During mating season, male alligators flirt with females and let rival gator dudes know there’s someone in the territory by “booming,” i.e., making a deep, guttural call while partially submerged in such a way that their scaly backs vibrate and produce a dancing water courtship display. (I don’t judge — I’ve seen far more inexplicable courtship displays by humans.)
Anyhoo, the booming typically ramps up when rainy season starts in June, but if you’re in the right place, you can hear gators booming all summer long. Here’s a 30-second vid I took with my phone from my porch a while ago. You won’t see the gators, but if you turn up the sound, you’ll hear distant gators calling and then a response that sounds like it’s coming from under my dock.
Ever heard gators booming? Turn the sound up and listen: pic.twitter.com/PVmPHDDDcN
— Betty Cracker 🐊 (@bettycrackerfl) August 30, 2021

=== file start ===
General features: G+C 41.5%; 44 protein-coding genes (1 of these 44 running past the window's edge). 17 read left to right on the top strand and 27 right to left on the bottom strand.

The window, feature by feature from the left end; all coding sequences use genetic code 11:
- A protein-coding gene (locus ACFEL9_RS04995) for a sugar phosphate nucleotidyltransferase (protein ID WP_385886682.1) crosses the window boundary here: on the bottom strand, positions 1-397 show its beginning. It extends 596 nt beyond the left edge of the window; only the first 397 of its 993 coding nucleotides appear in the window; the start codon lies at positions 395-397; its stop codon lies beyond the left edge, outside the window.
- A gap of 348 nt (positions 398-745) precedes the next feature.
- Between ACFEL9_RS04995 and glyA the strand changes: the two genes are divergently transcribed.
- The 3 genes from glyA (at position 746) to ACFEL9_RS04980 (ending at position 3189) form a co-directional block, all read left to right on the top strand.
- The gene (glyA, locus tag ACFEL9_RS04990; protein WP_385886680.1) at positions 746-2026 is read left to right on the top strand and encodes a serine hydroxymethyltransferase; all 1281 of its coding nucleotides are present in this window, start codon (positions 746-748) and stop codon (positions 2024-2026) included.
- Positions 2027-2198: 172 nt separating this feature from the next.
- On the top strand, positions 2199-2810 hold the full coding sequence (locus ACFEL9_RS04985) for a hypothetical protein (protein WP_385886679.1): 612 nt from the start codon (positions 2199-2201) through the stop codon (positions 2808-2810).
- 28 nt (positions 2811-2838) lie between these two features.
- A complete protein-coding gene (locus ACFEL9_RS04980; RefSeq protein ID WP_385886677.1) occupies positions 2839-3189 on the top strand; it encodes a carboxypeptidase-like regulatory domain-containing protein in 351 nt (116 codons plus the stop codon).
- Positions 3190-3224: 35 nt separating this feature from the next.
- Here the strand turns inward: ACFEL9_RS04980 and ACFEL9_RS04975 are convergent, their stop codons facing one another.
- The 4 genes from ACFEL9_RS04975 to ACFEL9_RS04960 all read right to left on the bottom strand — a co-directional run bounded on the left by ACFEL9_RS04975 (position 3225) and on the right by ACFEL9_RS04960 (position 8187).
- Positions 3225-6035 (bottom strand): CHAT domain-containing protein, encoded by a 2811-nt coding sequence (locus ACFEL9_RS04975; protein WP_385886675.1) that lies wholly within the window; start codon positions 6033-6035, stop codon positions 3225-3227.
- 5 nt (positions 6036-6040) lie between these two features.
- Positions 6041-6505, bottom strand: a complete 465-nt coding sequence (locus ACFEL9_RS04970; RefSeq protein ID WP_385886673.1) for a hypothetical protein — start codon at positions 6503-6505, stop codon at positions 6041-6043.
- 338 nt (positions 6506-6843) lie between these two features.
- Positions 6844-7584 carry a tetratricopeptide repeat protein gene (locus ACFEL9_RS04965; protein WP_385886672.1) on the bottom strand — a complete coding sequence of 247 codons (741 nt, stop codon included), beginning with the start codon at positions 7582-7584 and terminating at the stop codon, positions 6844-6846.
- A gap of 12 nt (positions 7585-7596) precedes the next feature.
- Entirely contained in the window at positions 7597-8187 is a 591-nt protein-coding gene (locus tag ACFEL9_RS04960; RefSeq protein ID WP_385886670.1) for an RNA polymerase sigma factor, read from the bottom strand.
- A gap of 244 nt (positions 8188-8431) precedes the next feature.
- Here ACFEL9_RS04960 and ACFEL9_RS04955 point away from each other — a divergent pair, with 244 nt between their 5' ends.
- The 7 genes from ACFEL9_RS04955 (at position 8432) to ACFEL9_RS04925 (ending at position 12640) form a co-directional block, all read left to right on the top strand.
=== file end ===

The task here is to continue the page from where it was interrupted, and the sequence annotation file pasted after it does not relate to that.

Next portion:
The alarmingly close gator you can hear at about the 20-second mark is probably Dexter, a little gator who has been hanging out on our dock when the river is high this summer, but it sure sounds big and scary, which is probably the point.
I have a healthy respect for gators, which is why I keep my dogs away from the water at all times and do not swim except in springs where I can see clearly. That said, I don’t live in fear of them. You’re hundreds or maybe even thousands of times more likely to die in a car collision with a deer than be attacked by a gator.
And yet, there’s something primordial about that booming that can freeze the blood, even if you’re in your own house that is safely elevated above the surface of the water. I think of it as nature’s way of saying, “You ain’t all that, human.” It’s an important and helpful reminder.